To the lucky girl who gets to love her, be with her and win her heart over;

Please take care of her, make sure she knows how much she’s worth, she tends to take care of everyone else around her and always forget to put herself first, so take care of her.

Love her unconditionally as if there’s no tomorrow anymore, always remind her how much you love her, how lucky you are to be able to love her and be loved back by her, never let her go to sleep without letting her know you love her.

Always make her feel special, put her first before anyone or anything else, she’s the most important person in your life so don’t forget to act like it, she’s your number one priority and don’t forget that.

Give her space, let her have her own time, she loves to just be left alone sometimes, and that’s not a bad thing, let her breathe, let her think and rest, if she wants to be alone, don’t take it personally, just understand her and give her the time and space that she needs.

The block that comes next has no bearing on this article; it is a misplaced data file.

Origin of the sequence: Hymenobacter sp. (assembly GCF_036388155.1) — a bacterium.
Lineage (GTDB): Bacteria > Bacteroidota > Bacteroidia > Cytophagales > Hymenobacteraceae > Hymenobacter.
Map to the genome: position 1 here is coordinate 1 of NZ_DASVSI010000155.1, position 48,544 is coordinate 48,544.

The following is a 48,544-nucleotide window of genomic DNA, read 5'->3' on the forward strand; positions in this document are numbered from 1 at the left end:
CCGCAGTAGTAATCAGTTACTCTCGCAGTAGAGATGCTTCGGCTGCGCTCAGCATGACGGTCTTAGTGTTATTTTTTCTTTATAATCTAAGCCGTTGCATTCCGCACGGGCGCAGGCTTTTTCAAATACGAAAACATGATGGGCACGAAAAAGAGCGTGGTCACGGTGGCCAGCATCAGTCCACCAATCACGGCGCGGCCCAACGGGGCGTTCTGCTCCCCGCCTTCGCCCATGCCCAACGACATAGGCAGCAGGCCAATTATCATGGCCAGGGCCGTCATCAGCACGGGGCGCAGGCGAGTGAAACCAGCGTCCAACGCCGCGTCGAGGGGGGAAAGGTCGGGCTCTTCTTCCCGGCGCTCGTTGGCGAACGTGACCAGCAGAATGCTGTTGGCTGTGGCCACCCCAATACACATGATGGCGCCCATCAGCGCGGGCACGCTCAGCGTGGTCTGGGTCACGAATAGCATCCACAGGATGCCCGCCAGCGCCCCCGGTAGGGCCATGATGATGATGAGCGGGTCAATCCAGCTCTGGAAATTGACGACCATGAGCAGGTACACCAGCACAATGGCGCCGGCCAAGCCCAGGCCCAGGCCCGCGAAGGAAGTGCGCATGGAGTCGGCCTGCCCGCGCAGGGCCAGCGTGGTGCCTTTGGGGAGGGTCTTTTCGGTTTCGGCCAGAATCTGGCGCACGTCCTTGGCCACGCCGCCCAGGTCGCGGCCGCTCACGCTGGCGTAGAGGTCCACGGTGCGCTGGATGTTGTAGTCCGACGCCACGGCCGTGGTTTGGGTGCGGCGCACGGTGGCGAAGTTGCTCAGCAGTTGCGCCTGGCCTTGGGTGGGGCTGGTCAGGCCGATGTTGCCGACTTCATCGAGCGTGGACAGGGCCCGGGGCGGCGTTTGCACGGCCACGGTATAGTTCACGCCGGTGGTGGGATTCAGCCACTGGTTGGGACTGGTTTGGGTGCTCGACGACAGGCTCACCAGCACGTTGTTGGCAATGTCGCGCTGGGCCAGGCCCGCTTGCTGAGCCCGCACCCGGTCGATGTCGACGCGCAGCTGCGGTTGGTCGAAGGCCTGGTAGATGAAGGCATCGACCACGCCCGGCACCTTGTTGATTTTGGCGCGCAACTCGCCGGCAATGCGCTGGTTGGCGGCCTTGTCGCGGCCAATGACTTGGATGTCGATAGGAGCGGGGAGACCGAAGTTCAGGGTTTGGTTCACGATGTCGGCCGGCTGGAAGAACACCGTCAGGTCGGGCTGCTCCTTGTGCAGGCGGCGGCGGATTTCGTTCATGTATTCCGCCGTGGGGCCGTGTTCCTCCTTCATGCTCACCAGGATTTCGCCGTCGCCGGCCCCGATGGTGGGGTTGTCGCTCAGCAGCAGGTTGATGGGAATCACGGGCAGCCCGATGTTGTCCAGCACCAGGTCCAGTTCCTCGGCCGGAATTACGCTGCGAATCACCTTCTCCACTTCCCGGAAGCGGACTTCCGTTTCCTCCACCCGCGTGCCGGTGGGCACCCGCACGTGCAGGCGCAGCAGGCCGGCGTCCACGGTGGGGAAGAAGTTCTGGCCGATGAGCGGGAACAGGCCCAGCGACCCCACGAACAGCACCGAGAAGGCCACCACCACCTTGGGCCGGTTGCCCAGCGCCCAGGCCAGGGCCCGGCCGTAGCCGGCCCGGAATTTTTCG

Always listen to her. When she tells you things, pay attention, remember everything, even the small details, especially the smallest details. Listen to what she’s telling you, show her that you understand and that you’re all ears. If she wants to rant, let her rant, if she wants to tell you a story let her tell you a story. Never interrupt her, always show that you’re interested, don’t make her feel worthless.

Don’t let her go to bed mad. No matter what you’re fighting or arguing about, or no matter who’s wrong or right, never let her go to bed mad. Talk to her. Tell her you’re sorry. Tell her you love her. Even if its not your fault act like it is, just don’t let her go to bed mad.